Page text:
We have managed to survive the two weeks without water, gas and electricity until our second appearance in court, which was difficult. The daily chore of carrying water upstairs was always strenuous, especially to the sixth floor. The biggest problem was the stress of the constant fear of break-ins. At night when we were sleeping, any noise would bring us awake, ready trouble. The street was always noisy and we had frequent false alarms. We didn't sleep well, so it was a relief that things would be resolved soon. The night before our court date I reviewed the plan one more time for the strike committee.
In the event the judge decides against us, we don't make any threats or demands in court. We'll return to the building, mail the press release, make sure we have food and water, then barricade the doors and windows. Whatever happens, we can't forget that we've got to practice peaceful resistance. This is your last chance your mind and back out; no one backed out. I'm going to court with Bullethead, Boosie, Ke Ke, Shawana, and LaLa. Boosie will be in charge since he is older and he set the barricades up. The People's Unification Resistance Effort was not as unified as we prefer. LaLa had moved, to the taunts of desertion. Ke Ke was potential bombshell, waiting to detonate and hurt all of us.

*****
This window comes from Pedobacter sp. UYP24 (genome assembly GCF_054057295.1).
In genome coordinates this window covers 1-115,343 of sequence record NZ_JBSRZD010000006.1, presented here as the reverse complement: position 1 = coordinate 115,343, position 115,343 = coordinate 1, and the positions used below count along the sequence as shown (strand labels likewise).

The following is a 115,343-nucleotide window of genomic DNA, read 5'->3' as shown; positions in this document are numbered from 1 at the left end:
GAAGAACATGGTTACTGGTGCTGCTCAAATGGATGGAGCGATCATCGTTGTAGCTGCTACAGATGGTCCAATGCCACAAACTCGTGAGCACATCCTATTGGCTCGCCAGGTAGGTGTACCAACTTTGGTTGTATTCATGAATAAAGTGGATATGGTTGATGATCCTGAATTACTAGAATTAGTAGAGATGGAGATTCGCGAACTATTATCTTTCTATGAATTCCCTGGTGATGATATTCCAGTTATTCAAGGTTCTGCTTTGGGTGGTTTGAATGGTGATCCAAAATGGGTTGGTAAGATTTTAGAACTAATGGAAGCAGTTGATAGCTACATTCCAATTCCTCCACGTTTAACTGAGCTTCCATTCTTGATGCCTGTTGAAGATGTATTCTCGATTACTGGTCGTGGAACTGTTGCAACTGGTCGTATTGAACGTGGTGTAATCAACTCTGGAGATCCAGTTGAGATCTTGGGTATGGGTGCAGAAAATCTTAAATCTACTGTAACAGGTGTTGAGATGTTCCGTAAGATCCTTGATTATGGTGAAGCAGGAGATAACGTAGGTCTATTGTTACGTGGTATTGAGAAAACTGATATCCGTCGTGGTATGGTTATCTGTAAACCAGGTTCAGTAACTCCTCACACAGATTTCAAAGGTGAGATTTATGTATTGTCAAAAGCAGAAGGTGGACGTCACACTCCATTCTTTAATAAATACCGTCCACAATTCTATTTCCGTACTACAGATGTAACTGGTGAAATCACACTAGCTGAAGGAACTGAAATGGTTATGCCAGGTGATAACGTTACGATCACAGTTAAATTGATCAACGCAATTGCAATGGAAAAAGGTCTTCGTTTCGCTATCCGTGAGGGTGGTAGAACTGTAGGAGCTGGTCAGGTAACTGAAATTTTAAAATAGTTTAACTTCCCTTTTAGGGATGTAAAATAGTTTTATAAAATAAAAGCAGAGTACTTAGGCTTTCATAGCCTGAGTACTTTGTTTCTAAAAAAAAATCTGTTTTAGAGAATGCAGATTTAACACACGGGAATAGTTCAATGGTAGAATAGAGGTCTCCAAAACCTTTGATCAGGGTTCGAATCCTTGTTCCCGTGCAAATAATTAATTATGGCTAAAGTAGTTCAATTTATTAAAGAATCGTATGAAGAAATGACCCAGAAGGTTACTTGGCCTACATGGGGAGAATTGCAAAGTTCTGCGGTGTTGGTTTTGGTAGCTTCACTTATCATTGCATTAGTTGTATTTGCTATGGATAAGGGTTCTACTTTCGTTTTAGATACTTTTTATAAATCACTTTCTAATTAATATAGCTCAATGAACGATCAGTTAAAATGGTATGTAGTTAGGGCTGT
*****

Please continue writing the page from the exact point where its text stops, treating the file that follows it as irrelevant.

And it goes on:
The next morning we met Hal, our lawyer, in the courtroom, the judge was presiding. The judge was overweight, red faced and looked like a ugly hound dog. We waited hours and listened to case after case that he decided in favor of the landlord. Just before the clerk called our case, our landlord walked in, accompained by a shaby looking man in a bright blue polyester suit. Hal presented out case first and summarized the facts.We had noticed that the judge was dozing off while Hal spoke. The judge sayed that this case is dismissed. So we stuck to the plan by resisting eviction and told our lawyer that we will not commit violence. We left the...